Constructive criticism is a force for good. It can only help us build a better culture.

And remember, it’s okay to criticize the things you love. You can still adore Harry Potter and criticize J.K. Rowling idealizing Severus Snape’s unrequited love. Snape called his “love” a slur after getting embarrassed, became a wizard-Nazi, and then bullied her child for years. You can still like Lynn Crosbie’s Where Did You Sleep Last Night? even though it romanticizes toxic relationships and sexual assault. One of my all-time favourite comic series is Rat Queens, about a rag-tag group of female misfits going on fantastical quests. I recently found out that the co-creator and artist Roc Upchurch was arrested for domestic abuse, which clashes with the comic’s messages of female empowerment. I can criticize the characters, the tropes, and even the creators and still appreciate the rest of the story.

Constructive criticism is a force for good. It can only help us build a better culture.


At the risk of sounding too insulting, I’m going to have award-winning writer Junot Diaz take the wheel:

The one thing about being a dude and writing from a female perspective is that the baseline is, you suck. The baseline is it takes so long for you to work those atrophied muscles—for you to get on parity with what women’s representations of men are.

You may say you’re not sexist—I think most of us would consider that a fundamental character trait. Sadly, even if you love your mom, you respect women, or you liked a tweet about feminism before, it doesn’t mean your writing is free of harmful tropes. Even being a woman does not allow you to get off completely; internalized misogyny is insidious.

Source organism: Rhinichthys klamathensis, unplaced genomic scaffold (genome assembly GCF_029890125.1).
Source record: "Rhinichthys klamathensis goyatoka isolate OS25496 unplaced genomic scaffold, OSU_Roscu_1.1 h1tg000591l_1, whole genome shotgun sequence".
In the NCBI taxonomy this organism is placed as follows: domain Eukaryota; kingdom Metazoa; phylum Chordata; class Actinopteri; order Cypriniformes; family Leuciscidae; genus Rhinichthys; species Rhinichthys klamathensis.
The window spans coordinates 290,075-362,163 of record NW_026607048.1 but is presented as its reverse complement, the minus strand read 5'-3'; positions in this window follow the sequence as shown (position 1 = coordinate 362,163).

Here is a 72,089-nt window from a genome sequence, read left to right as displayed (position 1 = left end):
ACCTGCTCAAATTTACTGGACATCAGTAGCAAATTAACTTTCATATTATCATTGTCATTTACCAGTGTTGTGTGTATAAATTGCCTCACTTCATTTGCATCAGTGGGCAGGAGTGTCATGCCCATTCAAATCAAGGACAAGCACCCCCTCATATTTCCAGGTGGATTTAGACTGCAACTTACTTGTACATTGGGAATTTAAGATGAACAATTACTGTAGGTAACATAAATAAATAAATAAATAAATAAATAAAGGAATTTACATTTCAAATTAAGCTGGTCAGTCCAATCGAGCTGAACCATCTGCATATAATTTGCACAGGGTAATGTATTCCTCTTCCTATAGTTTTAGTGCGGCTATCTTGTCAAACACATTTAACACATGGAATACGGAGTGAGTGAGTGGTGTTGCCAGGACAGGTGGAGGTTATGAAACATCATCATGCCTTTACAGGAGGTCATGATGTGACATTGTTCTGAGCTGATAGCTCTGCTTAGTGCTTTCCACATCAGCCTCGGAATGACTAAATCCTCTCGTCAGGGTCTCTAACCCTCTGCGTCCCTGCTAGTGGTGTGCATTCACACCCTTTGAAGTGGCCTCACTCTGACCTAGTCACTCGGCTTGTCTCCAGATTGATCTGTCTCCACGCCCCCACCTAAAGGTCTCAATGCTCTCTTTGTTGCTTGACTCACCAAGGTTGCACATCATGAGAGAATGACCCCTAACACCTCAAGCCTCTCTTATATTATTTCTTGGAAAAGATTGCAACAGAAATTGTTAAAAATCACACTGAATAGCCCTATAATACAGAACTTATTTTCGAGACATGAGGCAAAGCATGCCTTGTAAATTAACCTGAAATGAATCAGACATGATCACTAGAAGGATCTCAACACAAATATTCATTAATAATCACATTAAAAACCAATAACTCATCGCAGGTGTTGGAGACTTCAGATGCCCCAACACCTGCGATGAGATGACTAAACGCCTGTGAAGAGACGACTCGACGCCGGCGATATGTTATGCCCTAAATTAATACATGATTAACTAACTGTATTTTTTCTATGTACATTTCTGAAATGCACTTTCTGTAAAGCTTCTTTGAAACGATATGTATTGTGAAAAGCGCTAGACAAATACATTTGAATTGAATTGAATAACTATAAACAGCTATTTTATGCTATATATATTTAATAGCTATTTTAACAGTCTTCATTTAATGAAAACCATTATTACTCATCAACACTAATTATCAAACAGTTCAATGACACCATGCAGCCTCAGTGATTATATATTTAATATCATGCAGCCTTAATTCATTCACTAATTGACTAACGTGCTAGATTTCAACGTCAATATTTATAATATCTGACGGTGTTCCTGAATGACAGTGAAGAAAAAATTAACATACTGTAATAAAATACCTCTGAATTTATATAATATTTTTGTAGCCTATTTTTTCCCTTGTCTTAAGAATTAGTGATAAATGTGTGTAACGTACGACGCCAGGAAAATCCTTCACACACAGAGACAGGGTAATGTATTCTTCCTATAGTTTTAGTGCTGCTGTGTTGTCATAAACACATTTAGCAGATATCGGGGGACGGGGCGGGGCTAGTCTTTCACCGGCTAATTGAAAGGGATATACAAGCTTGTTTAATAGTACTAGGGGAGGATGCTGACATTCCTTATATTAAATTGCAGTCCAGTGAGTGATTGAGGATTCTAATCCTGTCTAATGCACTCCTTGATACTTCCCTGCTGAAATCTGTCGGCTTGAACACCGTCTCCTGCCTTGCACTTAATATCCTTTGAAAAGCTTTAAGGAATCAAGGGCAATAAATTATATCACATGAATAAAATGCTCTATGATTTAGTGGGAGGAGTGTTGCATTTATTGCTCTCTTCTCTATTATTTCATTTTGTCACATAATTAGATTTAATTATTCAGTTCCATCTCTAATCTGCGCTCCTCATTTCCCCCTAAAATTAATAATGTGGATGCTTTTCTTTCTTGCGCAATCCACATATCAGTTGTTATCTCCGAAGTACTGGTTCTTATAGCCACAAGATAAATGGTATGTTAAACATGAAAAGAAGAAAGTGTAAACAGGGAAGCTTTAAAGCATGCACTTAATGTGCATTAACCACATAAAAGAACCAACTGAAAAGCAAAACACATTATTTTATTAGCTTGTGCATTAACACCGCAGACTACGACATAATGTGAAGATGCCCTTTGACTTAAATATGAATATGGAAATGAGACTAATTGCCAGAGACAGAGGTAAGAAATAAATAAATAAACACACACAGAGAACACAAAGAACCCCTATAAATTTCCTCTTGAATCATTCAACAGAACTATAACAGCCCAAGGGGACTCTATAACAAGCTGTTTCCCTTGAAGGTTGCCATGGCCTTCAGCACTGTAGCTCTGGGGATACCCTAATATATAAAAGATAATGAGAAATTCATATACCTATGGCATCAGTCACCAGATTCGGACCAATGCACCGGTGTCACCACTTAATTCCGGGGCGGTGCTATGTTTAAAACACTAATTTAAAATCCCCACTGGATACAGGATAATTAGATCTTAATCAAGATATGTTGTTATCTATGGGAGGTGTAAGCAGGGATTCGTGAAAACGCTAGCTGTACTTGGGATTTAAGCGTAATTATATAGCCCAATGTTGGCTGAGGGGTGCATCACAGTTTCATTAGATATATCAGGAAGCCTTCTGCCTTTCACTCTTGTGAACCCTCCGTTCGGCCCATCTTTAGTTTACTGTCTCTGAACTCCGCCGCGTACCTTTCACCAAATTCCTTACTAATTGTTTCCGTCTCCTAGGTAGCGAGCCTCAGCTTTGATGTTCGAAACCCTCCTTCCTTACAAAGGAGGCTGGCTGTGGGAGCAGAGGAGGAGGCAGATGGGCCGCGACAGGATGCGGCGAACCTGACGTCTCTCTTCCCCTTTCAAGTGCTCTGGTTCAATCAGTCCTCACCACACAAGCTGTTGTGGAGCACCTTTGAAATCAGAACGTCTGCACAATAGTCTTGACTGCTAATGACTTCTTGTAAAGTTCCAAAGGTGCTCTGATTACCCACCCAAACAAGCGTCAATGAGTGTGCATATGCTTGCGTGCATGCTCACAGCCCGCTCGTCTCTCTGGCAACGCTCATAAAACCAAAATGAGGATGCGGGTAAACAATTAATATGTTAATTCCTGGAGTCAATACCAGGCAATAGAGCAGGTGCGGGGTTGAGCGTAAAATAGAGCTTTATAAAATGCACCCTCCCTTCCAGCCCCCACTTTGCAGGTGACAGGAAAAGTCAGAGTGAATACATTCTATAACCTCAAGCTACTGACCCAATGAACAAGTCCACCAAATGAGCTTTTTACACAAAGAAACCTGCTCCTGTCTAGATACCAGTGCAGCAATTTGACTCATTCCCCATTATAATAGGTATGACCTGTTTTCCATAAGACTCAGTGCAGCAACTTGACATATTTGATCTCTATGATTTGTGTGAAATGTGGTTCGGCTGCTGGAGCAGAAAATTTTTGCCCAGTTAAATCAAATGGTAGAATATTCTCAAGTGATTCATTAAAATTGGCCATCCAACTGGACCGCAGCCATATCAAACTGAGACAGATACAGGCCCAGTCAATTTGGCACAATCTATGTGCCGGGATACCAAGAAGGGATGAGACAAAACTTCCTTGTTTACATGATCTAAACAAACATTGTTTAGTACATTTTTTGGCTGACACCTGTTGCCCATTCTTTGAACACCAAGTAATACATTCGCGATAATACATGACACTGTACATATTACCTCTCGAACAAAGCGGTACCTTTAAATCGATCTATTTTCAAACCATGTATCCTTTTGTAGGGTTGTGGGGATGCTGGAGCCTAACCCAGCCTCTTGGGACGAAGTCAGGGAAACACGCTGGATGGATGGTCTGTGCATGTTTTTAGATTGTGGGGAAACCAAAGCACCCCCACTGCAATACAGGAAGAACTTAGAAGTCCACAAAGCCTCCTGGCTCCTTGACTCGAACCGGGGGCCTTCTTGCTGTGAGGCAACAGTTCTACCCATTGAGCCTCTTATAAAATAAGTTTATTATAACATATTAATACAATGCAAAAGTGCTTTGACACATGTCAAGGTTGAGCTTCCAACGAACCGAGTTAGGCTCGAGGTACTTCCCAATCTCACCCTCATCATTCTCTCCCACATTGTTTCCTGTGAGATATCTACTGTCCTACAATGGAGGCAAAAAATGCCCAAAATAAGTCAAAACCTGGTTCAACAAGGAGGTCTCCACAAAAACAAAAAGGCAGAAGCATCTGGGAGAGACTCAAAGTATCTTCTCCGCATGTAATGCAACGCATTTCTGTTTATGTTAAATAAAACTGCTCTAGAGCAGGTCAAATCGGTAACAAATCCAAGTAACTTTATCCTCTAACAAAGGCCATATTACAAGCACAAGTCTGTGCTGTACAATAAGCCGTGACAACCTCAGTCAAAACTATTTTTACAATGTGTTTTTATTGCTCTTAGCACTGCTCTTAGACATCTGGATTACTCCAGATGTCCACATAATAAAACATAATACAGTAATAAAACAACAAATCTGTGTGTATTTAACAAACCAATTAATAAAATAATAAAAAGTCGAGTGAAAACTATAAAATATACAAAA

The only way to write better female characters is to absorb women’s stories.

The only solution for this problem is simple as a concept, but difficult in practice: listen to women. Constantly. Read female characters written by women. Read their memoirs and essays. Read their reviews and opinions. Look at your bookshelf and see how many books are by female authors and about female characters. Is it half of your bookshelf? Are the authors all white? Are they all heterosexual? The only way to write better female characters is to absorb women’s stories.

It always helps to remember that if you put your story out there, whether it’s published by a major company or shared in the Internet wasteland, women will read it.


You may recognize them as the agents, editors, and publishers in the writing world. I like to call them the gatekeepers because they are in charge of what gets promoted to the public.

While the publishing industry does have a lot of women at the helm, it is unfortunately very white. We need perspectives from women of diverse backgrounds, WOC, and LGBT women in order to represent all readers and ensure that our literary culture is vibrant, because different perspectives will save us from cultural stasis.